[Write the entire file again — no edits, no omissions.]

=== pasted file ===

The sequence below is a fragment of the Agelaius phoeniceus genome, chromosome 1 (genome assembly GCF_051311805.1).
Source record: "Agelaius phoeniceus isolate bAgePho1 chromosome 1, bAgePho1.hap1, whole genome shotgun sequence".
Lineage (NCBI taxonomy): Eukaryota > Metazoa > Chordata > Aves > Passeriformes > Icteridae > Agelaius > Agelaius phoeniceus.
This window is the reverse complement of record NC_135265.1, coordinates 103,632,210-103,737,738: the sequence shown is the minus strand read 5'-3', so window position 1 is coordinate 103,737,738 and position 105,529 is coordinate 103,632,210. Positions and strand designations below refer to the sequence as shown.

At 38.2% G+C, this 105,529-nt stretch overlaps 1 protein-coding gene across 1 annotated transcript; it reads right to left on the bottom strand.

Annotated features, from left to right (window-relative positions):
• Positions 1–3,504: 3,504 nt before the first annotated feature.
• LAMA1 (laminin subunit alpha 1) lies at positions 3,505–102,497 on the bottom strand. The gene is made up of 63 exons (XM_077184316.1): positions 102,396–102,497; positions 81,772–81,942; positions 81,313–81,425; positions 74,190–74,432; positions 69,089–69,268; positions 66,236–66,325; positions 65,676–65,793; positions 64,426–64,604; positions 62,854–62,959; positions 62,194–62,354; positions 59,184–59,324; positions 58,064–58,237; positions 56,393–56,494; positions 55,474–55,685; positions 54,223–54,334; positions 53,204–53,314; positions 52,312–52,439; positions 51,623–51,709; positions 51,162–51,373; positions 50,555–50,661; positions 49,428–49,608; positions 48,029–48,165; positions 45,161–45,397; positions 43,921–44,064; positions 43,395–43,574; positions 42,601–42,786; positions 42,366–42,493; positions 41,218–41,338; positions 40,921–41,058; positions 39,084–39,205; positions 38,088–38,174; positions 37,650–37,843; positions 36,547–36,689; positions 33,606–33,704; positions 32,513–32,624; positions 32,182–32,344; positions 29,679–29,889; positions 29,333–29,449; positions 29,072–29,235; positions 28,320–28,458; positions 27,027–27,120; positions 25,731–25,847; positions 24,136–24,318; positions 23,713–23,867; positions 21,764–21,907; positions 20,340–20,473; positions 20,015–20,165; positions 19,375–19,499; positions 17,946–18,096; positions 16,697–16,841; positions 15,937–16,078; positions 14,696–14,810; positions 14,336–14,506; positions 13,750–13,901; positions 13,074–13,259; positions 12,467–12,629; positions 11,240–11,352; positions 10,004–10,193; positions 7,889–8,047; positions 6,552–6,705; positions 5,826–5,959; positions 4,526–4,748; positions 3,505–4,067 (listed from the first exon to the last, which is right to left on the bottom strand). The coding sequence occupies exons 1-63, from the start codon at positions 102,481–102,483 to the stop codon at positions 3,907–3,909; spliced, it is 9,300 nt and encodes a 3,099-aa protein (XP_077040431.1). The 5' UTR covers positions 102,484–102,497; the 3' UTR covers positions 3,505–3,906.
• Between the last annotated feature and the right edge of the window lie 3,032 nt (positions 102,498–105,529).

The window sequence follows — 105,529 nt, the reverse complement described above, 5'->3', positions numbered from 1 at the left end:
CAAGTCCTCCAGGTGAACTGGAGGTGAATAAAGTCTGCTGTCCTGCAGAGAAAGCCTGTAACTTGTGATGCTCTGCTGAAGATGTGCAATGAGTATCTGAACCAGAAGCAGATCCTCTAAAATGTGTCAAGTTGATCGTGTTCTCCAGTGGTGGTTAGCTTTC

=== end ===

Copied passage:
The sequence below is a fragment of the Agelaius phoeniceus genome, chromosome 1 (genome assembly GCF_051311805.1).
Source record: "Agelaius phoeniceus isolate bAgePho1 chromosome 1, bAgePho1.hap1, whole genome shotgun sequence".
Lineage (NCBI taxonomy): Eukaryota > Metazoa > Chordata > Aves > Passeriformes > Icteridae > Agelaius > Agelaius phoeniceus.
This window is the reverse complement of record NC_135265.1, coordinates 103,632,210-103,737,738: the sequence shown is the minus strand read 5'-3', so window position 1 is coordinate 103,737,738 and position 105,529 is coordinate 103,632,210. Positions and strand designations below refer to the sequence as shown.

At 38.2% G+C, this 105,529-nt stretch overlaps 1 protein-coding gene across 1 annotated transcript; it reads right to left on the bottom strand.

Annotated features, from left to right (window-relative positions):
• Positions 1–3,504: 3,504 nt before the first annotated feature.
• LAMA1 (laminin subunit alpha 1) lies at positions 3,505–102,497 on the bottom strand. The gene is made up of 63 exons (XM_077184316.1): positions 102,396–102,497; positions 81,772–81,942; positions 81,313–81,425; positions 74,190–74,432; positions 69,089–69,268; positions 66,236–66,325; positions 65,676–65,793; positions 64,426–64,604; positions 62,854–62,959; positions 62,194–62,354; positions 59,184–59,324; positions 58,064–58,237; positions 56,393–56,494; positions 55,474–55,685; positions 54,223–54,334; positions 53,204–53,314; positions 52,312–52,439; positions 51,623–51,709; positions 51,162–51,373; positions 50,555–50,661; positions 49,428–49,608; positions 48,029–48,165; positions 45,161–45,397; positions 43,921–44,064; positions 43,395–43,574; positions 42,601–42,786; positions 42,366–42,493; positions 41,218–41,338; positions 40,921–41,058; positions 39,084–39,205; positions 38,088–38,174; positions 37,650–37,843; positions 36,547–36,689; positions 33,606–33,704; positions 32,513–32,624; positions 32,182–32,344; positions 29,679–29,889; positions 29,333–29,449; positions 29,072–29,235; positions 28,320–28,458; positions 27,027–27,120; positions 25,731–25,847; positions 24,136–24,318; positions 23,713–23,867; positions 21,764–21,907; positions 20,340–20,473; positions 20,015–20,165; positions 19,375–19,499; positions 17,946–18,096; positions 16,697–16,841; positions 15,937–16,078; positions 14,696–14,810; positions 14,336–14,506; positions 13,750–13,901; positions 13,074–13,259; positions 12,467–12,629; positions 11,240–11,352; positions 10,004–10,193; positions 7,889–8,047; positions 6,552–6,705; positions 5,826–5,959; positions 4,526–4,748; positions 3,505–4,067 (listed from the first exon to the last, which is right to left on the bottom strand). The coding sequence occupies exons 1-63, from the start codon at positions 102,481–102,483 to the stop codon at positions 3,907–3,909; spliced, it is 9,300 nt and encodes a 3,099-aa protein (XP_077040431.1). The 5' UTR covers positions 102,484–102,497; the 3' UTR covers positions 3,505–3,906.
• Between the last annotated feature and the right edge of the window lie 3,032 nt (positions 102,498–105,529).

The window sequence follows — 105,529 nt, the reverse complement described above, 5'->3', positions numbered from 1 at the left end:
CAAGTCCTCCAGGTGAACTGGAGGTGAATAAAGTCTGCTGTCCTGCAGAGAAAGCCTGTAACTTGTGATGCTCTGCTGAAGATGTGCAATGAGTATCTGAACCAGAAGCAGATCCTCTAAAATGTGTCAAGTTGATCGTGTTCTCCAGTGGTGGTTAGCTTTC